I think I found a proof of Brouwer's fixed point theorem which is much simpler than any of the proofs in my books.

One part is standard: Suppose there is an $f:D^n \rightarrow D^n$ with no fixed points. Then we can draw the ray from $f(x)$ through $x$ to get a retraction $r:D^n \rightarrow S^{n-1}$.

Now, suppose such an $r$ existed. Then we obviously have $S^{n-1} \stackrel{i}{\rightarrow} D^n \stackrel{r}\rightarrow S^{n-1}$ where $ri=\text{id}_{S^{n-1}}$.

Taking de Rahm cohomology and writing $f^*\equiv H^p(f)$ for maps, we get that $i^*r^*=\text{id}^*_{S^{n-1}}$ is an isomorphism, such that $i^*:H^p(D^n)\rightarrow H^p(S^{n-1})$ is an epimorphism for all $p$, but this is impossible for $p=n-1$.

Thus there cannot exist such an $r$ and we have proved Brouwer's fixed point theorem.

So this proof uses nothing except that $H^p$ is a contravariant functor. If we were to do this with homology, we would need to use the notion of degree of maps, but my book on de Rahm cohomology does this by using contractibility and homotopy invariance. Is there some heavy stuff hidden under the surface here that I'm not seeing?

-
This is a good example of the extent to which heavy is partly a matter of taste and background: from my point of view this argument hides an enormous amount of unfamiliar background, and the combinatorial proof via Sperner’s lemma is simple! – Brian M. Scott Nov 30 '12 at 9:48

There is no need of the use of degree. Just apply the covariant functor $H_{n-1}(-)$ and you will get your desired contradiction. More precisely on homology we would have

$$\begin{array}{ccccc} &H_{n-1}(S^{n-1}) &\stackrel{ i_\ast}{\longrightarrow} &H_{n-1}(D^n)& \stackrel{r_\ast}{\longrightarrow} & H_{n-1}(S^{n-1}) \\ \end{array}$$

which are respectively (left to right) $\Bbb{Z}$, 0, $\Bbb{Z}$ contradicting the fact that the identity map factors through zero. I should add that this is one of the standard proofs of the Brouwer fixed point theorem. For example Rotman does it this way in his book on Algebraic Topology, while Hatcher proves it in the case $n=2$ by applying the functor $\pi_1(-)$ instead of homology.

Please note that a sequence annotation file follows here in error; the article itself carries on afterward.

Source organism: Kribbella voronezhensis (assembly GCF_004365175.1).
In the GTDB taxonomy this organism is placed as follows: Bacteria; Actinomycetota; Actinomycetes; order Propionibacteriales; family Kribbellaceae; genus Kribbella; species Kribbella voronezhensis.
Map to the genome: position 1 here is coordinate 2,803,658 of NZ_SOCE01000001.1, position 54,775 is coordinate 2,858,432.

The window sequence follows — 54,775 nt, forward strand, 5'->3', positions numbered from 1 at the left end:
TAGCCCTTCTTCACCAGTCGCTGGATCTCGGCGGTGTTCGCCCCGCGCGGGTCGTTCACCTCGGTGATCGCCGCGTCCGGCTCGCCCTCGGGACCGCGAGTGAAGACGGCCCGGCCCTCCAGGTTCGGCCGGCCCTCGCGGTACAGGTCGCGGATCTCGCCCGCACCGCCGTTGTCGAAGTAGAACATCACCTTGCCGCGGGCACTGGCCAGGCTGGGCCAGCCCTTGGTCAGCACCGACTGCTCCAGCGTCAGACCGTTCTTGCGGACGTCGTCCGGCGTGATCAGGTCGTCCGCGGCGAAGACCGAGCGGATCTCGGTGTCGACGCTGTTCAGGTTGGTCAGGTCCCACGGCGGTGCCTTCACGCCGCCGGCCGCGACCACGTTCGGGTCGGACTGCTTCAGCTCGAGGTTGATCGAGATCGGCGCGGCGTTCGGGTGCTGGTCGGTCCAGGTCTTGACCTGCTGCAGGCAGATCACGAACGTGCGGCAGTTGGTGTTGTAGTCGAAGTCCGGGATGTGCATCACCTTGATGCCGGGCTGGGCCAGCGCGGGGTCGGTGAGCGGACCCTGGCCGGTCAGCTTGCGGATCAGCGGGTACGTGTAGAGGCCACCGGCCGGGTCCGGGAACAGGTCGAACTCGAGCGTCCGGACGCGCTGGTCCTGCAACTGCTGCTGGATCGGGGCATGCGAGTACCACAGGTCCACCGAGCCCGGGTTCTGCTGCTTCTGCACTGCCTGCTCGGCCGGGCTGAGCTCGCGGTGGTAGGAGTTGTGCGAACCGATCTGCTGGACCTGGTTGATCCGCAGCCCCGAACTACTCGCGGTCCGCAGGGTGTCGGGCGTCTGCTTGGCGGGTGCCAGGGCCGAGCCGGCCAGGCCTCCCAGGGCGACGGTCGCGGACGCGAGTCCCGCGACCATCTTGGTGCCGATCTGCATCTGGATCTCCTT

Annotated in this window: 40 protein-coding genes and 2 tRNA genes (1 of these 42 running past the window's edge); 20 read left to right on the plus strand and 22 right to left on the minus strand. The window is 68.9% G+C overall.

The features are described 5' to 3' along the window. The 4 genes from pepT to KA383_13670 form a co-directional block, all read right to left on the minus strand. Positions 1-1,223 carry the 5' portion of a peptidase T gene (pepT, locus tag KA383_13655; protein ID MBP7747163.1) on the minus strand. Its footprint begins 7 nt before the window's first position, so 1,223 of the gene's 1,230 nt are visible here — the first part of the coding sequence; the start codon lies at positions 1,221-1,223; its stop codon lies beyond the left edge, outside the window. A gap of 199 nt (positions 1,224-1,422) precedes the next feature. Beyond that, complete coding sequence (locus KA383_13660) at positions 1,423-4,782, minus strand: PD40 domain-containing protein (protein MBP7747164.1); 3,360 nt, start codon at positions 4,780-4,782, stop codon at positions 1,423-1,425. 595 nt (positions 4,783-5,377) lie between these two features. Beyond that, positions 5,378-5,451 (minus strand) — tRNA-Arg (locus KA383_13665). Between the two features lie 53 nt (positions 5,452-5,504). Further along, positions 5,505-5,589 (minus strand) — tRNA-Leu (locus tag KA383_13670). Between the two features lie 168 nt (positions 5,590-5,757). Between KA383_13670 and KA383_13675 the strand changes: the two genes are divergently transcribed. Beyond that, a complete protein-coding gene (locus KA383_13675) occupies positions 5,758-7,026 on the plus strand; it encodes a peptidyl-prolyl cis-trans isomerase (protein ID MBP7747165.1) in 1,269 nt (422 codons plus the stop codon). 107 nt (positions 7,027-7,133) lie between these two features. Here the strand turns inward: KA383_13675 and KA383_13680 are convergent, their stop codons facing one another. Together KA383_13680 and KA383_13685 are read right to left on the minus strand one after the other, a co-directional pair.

If you want a proof that uses degree, it is not so hard. Suppose you have a map $f:D^n \to D^n$ that has no fixed points. Then we can treat $f$ as a map from the northern hemisphere $D^n_+$ of $S^n$ to itself. Now we can extend $f$ to a map on $S^n$ as follows. We define

$$g(x) = \begin{cases} f(x), & \text{if}\hspace{2mm} x \in D^n_+,\\ f\circ r(x), & \text{if}\hspace{2mm} x \in D^n_{-} \end{cases}$$

where $r(x)$ is reflection about the plane through the equator and $D^n_{-}$ is the southern hemisphere. It is clear that $g(x)$ is a continuous function; furthermore $g(x)$ has no fixed points. Hence we can homotope $i\circ g$ to the antipodal map on $S^n$ that has degree $(-1)^{n+1}$, where $i : D^n_{+} \hookrightarrow S^n$ is inclusion.

However $i \circ g$ is not surjective because for example no point in the southern hemisphere is in the image. It follows that $\deg i \circ g = 0$ contradicting the fact that we found it to be $(-1)^{n+1}$.

-
Ah, of course, the identity map on $H_{n-1}(S^{n-1})=\mathbb{Z}$ cannot factor through $H_{n-1}(D^n)=0$. – Espen Nielsen Nov 30 '12 at 9:37
@espen180 Yes basically you can even take singular (co)homology and you will get the same contradiction. – user38268 Nov 30 '12 at 10:39

de Rham cohomology is only functorial with respect to smooth maps.

-
I see your point. It should not be a problem if I take singular cohomology instead. – Espen Nielsen Nov 30 '12 at 13:06